New ways of measuring atmospheric hydrogen: paving the way for hydrogen leak quantification

Lead Research Organisation: Royal Holloway University of London
Department Name: Earth Sciences


The aim of this project is to develop and demonstrate how mobile measurements of atmospheric hydrogen can be used to locate and quantify fugitive emissions of hydrogen to the atmosphere.

With proposals to increase use of hydrogen as a fuel as we move towards net-zero, there is an urgent need to quantify the amount of hydrogen that will be released to the atmosphere. Hydrogen leaks easily, e.g. through joints in pipework and during vehicle fuelling. There are climate and air quality consequences of this. Hydrogen is an indirect greenhouse gas because increased amounts of hydrogen in the atmosphere will react with and reduce the amount of hydroxyl in the atmosphere, hence increasing the lifetime of methane. Increased emissions of hydrogen in the atmosphere would also lead to formation of ozone in the troposphere (another greenhouse gas and damaging to air quality) and reduce stratospheric ozone and water vapour. We need to quantify how much hydrogen will be emitted to the atmosphere, and identify where leaks are likely to occur so that better infrastructure design is implemented ahead of widespread hydrogen use in energy production. Whether or not adoption of hydrogen will lead to a positive or negative net radiative forcing depends on the hydrogen leakage rate as well as on the associated changes in carbon emissions and the method of hydrogen production.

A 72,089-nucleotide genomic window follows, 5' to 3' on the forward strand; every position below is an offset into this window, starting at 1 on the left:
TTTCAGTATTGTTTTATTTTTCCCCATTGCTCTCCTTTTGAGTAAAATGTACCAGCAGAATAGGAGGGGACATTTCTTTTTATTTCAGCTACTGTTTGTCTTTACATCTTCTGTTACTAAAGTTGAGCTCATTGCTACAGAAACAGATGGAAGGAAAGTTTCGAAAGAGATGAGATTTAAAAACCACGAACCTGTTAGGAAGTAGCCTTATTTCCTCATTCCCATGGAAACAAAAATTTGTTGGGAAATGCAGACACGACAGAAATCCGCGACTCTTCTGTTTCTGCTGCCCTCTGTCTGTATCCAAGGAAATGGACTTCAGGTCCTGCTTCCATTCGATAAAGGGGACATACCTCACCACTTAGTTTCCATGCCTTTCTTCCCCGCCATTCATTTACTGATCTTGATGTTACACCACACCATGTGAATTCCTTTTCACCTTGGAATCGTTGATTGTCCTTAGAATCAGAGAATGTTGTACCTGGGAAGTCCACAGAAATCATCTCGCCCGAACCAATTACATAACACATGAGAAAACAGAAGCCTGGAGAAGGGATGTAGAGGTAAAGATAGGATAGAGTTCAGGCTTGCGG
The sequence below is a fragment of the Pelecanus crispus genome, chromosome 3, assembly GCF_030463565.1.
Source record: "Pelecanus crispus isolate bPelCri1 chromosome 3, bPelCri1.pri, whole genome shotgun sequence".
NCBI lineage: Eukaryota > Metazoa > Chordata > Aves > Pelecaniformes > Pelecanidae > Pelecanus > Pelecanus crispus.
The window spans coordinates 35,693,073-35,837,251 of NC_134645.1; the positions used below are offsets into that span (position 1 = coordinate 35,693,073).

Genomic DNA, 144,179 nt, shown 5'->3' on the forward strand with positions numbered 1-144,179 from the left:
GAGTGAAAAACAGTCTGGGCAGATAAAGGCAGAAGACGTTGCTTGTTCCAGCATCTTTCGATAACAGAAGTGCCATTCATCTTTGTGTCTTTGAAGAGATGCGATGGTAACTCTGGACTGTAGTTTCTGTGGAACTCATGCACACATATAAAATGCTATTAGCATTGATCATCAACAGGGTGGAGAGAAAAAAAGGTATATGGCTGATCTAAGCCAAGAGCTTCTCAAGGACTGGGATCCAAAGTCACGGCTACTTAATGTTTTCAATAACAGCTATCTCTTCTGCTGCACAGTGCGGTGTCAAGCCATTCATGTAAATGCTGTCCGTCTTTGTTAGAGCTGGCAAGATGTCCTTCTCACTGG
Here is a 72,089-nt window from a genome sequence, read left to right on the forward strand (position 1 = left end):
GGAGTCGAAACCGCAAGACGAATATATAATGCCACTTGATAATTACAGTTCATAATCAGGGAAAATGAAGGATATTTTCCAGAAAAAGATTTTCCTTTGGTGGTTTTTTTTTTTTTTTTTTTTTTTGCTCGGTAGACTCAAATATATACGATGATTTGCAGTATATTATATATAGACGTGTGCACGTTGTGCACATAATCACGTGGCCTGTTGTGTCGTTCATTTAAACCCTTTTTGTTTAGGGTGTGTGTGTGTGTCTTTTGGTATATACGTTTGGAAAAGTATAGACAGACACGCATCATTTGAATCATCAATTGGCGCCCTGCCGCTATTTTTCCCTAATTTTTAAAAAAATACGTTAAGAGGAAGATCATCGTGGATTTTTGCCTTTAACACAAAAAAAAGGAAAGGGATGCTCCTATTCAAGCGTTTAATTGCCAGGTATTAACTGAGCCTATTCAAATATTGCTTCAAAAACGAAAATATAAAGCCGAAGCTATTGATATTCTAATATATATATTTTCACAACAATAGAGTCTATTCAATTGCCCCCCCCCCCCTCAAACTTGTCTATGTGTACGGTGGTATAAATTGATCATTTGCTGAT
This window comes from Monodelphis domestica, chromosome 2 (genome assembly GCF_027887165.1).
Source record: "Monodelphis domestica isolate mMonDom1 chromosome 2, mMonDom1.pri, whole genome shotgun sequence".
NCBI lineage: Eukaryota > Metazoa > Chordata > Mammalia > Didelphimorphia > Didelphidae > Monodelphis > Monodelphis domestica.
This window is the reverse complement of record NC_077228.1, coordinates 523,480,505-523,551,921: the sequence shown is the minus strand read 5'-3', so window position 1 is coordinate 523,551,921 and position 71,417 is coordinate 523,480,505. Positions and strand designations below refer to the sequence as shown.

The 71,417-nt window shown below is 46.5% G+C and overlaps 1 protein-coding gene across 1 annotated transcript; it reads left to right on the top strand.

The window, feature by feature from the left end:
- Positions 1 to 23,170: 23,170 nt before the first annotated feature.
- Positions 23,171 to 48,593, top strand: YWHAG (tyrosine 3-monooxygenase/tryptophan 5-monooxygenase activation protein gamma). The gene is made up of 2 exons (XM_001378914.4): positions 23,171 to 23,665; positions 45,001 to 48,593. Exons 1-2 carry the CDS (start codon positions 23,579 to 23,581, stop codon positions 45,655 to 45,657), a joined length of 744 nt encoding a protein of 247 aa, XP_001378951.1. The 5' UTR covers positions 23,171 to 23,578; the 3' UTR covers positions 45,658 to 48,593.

Laser spectroscopy has proved to be very useful in recent years for mobile detection of methane leaks by vehicle, aircraft and drone. Recent studies have quantified methane leak rates and shown where emissions can be cut, providing the science behind the recent Global Methane Pledge. Similar studies for hydrogen are necessary, but a suitable high precision and portable instrument is not currently available.

In this project an inlet system will be built to compress and dry ambient air which will then be measured by a commercially available instrument that is designed for use in industry for measuring hydrogen in dry compressed air. The instrument oxidises hydrogen over a catalyst and then uses spectroscopic analysis of the resultant water vapour to quantify the hydrogen mole fraction. Initially the instrument will be run in the laboratory and measurements will be compared with established (but not portable) gas chromatography techniques for atmospheric hydrogen measurements. It is envisaged that this instrument will then be operational as a mobile measurement system installed in Royal Holloway's mobile greenhouse gas laboratory vehicle.

Experiments will also be designed and carried out to measure leak rates of hydrogen and methane when they are blended in pipelines as is being proposed and tested in the UK. Recommendations on measurement techniques to quantify hydrogen leakage will be published.

Ultimately the development of techniques to locate fugitive emissions of hydrogen that will help reduce leaks to the atmosphere will improve the climate and environment benefit of a transition to hydrogen based energy production.


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